And while that most likely would have evolved, it would be sidelined during the Second World War. Always up for adventure, the former U.S. Army Captain and now accomplished yachtsman, wanted action and to support the war effort. His wish was granted and during the Second World War, Fownes served as a lieutenant commander aboard the battleship U.S.S. Tennessee in the United States Navy. With the cessation of hostilities in 1945, Fownes was honorably discharged and returned to his civilian lifestyle as a millionaire. The peacetime waters of dating and boating quickly provided a siren’s call. He quickly found love in the eyes of Mrs. Edith C. Forrest, twenty-two years his junior, and in the sleek lines of a seventy-three foot houseboat/cruiser/luxury yacht that needed a new name.
On November 27, 1948, the yacht Tennessee, her name christened after the battleship which he had served upon during the war, was off of the famous Atlantic City Steel Pier, steaming southward to Cape May, New Jersey from Brielle, amidst a terrible swell and a driving icy rain. Fownes had foretold and promised a wintry escape to the Caribbean to his younger female friend, two guests and his hired crew. As the rain pelted the portholes of the luxury yacht, one of the crew noticed a flicker of flame stemming from the yacht’s stack. Sounding the alarm, all of those aboard emerged to the main deck to answer the hail for help. Fownes, alongside the yacht’s skipper, Captain Edward H. Williams, crewman George Mann, and guests Edward Duprey and Michael Tanch, fought valiantly with fire-fighting equipment, to extinguish the quickly spreading flames. Their efforts were in vane and Captain Williams issued an SOS over the radio.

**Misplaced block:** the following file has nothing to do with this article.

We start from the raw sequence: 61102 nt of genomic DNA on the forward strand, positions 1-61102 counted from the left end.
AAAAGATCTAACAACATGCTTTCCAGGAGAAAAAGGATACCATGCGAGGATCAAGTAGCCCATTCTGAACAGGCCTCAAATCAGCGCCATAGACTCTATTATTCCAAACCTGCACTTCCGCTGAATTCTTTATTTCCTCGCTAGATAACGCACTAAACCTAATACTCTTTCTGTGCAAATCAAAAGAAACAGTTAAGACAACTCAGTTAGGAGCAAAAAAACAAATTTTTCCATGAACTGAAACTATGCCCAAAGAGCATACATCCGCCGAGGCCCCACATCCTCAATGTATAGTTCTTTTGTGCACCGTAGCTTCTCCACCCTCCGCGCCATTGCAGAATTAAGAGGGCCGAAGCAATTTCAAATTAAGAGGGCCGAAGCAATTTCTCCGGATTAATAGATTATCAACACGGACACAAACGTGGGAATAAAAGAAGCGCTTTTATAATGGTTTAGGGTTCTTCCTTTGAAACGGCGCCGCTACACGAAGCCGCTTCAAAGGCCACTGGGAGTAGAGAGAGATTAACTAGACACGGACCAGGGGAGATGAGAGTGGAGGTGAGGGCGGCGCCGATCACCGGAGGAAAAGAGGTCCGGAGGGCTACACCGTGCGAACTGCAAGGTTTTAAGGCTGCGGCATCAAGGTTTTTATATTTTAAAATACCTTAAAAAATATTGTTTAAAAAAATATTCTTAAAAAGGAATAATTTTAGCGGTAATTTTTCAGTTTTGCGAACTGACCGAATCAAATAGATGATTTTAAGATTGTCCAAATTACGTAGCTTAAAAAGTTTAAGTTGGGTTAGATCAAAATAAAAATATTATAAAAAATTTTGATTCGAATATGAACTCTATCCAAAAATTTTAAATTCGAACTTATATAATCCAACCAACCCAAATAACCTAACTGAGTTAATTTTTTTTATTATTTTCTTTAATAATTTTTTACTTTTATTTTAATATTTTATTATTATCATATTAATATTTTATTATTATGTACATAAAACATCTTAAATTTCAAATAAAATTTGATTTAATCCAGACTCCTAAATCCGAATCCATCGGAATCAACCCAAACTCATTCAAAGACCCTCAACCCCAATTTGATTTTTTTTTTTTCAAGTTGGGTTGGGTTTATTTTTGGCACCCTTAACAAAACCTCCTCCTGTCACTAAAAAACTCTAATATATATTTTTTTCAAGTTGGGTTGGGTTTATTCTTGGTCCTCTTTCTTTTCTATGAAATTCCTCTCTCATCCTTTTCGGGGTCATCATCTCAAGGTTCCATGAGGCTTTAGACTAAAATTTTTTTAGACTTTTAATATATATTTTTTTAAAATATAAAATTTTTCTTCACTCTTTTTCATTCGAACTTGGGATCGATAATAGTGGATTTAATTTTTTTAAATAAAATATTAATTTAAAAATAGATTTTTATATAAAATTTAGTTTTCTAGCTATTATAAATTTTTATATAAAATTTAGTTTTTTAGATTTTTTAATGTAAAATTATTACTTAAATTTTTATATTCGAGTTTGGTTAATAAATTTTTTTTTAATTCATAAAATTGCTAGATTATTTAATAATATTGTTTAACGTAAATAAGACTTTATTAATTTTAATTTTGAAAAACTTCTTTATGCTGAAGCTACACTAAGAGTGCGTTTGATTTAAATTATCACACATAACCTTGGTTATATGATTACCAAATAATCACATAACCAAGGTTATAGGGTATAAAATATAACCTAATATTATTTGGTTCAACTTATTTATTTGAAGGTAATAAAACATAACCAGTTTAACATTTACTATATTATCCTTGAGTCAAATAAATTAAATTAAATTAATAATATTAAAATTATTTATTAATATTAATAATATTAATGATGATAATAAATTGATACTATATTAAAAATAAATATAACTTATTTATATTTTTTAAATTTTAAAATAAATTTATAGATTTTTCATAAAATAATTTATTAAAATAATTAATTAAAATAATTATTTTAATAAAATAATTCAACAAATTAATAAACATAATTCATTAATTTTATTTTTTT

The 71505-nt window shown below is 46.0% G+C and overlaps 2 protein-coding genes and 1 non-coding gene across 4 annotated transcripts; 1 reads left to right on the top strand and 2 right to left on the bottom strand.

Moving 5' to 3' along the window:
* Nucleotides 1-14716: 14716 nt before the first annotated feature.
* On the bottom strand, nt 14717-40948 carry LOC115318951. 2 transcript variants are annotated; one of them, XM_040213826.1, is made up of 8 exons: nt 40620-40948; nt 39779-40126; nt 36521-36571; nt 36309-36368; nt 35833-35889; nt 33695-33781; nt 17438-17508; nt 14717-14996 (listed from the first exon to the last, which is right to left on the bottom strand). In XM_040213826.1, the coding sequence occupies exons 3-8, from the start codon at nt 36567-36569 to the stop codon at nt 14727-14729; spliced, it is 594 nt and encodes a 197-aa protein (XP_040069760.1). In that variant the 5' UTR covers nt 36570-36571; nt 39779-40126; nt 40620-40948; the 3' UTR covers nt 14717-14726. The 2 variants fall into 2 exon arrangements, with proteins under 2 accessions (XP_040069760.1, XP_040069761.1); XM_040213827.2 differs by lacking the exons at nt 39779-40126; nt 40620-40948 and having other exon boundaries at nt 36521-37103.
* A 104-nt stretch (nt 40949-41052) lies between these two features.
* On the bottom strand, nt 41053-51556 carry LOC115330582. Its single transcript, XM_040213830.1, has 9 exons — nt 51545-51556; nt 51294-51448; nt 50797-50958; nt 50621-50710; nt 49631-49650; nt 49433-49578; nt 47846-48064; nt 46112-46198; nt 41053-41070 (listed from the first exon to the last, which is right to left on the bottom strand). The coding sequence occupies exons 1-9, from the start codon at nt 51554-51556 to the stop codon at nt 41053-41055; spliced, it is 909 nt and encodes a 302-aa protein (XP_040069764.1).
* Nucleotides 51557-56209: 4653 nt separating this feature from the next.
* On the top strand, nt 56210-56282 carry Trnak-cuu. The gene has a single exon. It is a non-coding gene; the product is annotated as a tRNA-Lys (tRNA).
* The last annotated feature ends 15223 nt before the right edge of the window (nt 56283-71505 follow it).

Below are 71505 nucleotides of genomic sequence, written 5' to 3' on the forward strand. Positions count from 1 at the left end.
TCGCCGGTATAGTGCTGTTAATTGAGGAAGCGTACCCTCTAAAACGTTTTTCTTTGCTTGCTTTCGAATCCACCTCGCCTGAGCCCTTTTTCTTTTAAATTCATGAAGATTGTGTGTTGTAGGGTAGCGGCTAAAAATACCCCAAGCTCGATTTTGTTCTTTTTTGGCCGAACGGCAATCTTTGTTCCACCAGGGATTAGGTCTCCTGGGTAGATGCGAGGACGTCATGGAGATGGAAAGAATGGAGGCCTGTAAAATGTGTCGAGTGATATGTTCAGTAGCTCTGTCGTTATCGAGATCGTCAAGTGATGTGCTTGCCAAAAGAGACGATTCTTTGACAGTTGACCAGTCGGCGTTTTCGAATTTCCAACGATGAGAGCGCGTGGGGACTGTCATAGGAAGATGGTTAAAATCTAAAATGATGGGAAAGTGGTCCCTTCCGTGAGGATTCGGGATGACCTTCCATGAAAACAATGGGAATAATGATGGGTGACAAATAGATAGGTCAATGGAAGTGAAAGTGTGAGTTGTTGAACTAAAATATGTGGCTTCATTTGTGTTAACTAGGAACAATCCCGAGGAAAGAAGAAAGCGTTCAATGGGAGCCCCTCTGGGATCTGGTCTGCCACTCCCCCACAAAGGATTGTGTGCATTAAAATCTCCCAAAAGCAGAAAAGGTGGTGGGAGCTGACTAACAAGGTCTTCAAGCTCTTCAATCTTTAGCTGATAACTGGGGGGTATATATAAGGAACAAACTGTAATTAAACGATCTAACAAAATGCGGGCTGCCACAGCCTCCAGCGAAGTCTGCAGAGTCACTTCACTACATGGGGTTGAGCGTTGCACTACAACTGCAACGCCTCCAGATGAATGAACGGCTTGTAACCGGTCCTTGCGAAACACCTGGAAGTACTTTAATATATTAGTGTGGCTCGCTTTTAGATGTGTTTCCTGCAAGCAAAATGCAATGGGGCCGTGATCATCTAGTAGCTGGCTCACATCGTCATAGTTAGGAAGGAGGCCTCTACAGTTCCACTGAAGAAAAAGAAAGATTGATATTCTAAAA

Moments earlier, a diligent United States Coastguardsmen at Station Atlantic City on watch, noticed the black putrid smoke in the distance. As he alerted his fellow guardsmen, the crackle of the SOS message, blasted through the speakers of the radio room. Immediately, the coastguardsmen sprang into action to affect a rescue. A picket boat, a motor lifeboat, and a LCVP were launched to the rescue. The radio call, picked up by several other stations, also served as a catalyst for a crew from the United States Coast Guard Station at Ocean City, to respond to the scene.
While the flames spread across the decks and through the compartments of the one hundred and twenty-five thousand dollar luxury yacht, Fownes and the crewmen knew that time was of the essence. The yacht would soon be completely engulfed in flames. He quickly launched a dingy. Mrs. Edith Forrest, clutching several outfits and Fownes’ dog Tenny, also named after his time aboard the war-time battlewagon, were placed aboard. As the wooden superstructure continued to crackle under the ravaging fire, Fownes jumped into the dinghy to escape the lapping licks of flame. Captain Williams, crewman Mann and guests DuPrey and Tanch, quickly followed suit and leapt into the chilly waters. Swimming to the dinghy, they all held onto the sides of the raft and watched as the yacht succumbed to her fiery fate. Various vessels of the United States Coast Guard quickly arrived on scene and, after pulling Fownes, Mrs. Forrest, who was introduced as his fiancée, and his dog from the dinghy and of course the captain and crew from the icy waters, took the burning yacht in tow. Despite the efforts by the arriving assets, the Tennessee continued to burn, and after being towed into the shallows, sank a total wreck.